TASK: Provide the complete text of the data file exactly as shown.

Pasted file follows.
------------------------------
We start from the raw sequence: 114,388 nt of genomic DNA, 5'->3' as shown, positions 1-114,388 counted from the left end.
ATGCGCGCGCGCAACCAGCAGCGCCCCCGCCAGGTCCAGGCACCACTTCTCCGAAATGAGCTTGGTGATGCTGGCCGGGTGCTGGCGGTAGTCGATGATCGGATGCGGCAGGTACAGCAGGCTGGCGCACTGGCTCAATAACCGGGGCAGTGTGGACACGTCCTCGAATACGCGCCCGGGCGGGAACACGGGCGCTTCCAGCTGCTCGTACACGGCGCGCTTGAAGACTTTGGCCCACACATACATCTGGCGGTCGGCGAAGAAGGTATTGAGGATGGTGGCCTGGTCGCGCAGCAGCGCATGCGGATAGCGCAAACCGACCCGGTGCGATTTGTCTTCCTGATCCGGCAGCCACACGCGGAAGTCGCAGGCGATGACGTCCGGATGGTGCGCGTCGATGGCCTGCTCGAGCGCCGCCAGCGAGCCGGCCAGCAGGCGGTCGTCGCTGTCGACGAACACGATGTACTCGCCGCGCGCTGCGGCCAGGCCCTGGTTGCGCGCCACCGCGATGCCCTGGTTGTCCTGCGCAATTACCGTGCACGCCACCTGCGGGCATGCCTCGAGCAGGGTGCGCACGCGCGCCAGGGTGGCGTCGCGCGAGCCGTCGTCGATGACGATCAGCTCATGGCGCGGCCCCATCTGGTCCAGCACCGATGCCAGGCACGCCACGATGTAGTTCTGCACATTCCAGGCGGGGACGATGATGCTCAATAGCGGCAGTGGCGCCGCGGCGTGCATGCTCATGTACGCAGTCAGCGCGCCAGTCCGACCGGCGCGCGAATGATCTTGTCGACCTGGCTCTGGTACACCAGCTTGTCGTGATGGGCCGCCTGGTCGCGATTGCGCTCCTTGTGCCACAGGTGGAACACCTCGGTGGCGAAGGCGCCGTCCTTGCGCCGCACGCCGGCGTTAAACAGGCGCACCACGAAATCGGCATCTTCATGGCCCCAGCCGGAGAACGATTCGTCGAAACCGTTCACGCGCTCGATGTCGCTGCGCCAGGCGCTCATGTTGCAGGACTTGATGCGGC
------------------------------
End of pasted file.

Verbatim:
We start from the raw sequence: 114,388 nt of genomic DNA, 5'->3' as shown, positions 1-114,388 counted from the left end.
ATGCGCGCGCGCAACCAGCAGCGCCCCCGCCAGGTCCAGGCACCACTTCTCCGAAATGAGCTTGGTGATGCTGGCCGGGTGCTGGCGGTAGTCGATGATCGGATGCGGCAGGTACAGCAGGCTGGCGCACTGGCTCAATAACCGGGGCAGTGTGGACACGTCCTCGAATACGCGCCCGGGCGGGAACACGGGCGCTTCCAGCTGCTCGTACACGGCGCGCTTGAAGACTTTGGCCCACACATACATCTGGCGGTCGGCGAAGAAGGTATTGAGGATGGTGGCCTGGTCGCGCAGCAGCGCATGCGGATAGCGCAAACCGACCCGGTGCGATTTGTCTTCCTGATCCGGCAGCCACACGCGGAAGTCGCAGGCGATGACGTCCGGATGGTGCGCGTCGATGGCCTGCTCGAGCGCCGCCAGCGAGCCGGCCAGCAGGCGGTCGTCGCTGTCGACGAACACGATGTACTCGCCGCGCGCTGCGGCCAGGCCCTGGTTGCGCGCCACCGCGATGCCCTGGTTGTCCTGCGCAATTACCGTGCACGCCACCTGCGGGCATGCCTCGAGCAGGGTGCGCACGCGCGCCAGGGTGGCGTCGCGCGAGCCGTCGTCGATGACGATCAGCTCATGGCGCGGCCCCATCTGGTCCAGCACCGATGCCAGGCACGCCACGATGTAGTTCTGCACATTCCAGGCGGGGACGATGATGCTCAATAGCGGCAGTGGCGCCGCGGCGTGCATGCTCATGTACGCAGTCAGCGCGCCAGTCCGACCGGCGCGCGAATGATCTTGTCGACCTGGCTCTGGTACACCAGCTTGTCGTGATGGGCCGCCTGGTCGCGATTGCGCTCCTTGTGCCACAGGTGGAACACCTCGGTGGCGAAGGCGCCGTCCTTGCGCCGCACGCCGGCGTTAAACAGGCGCACCACGAAATCGGCATCTTCATGGCCCCAGCCGGAGAACGATTCGTCGAAACCGTTCACGCGCTCGATGTCGCTGCGCCAGGCGCTCATGTTGCAGGACTTGATGCGGC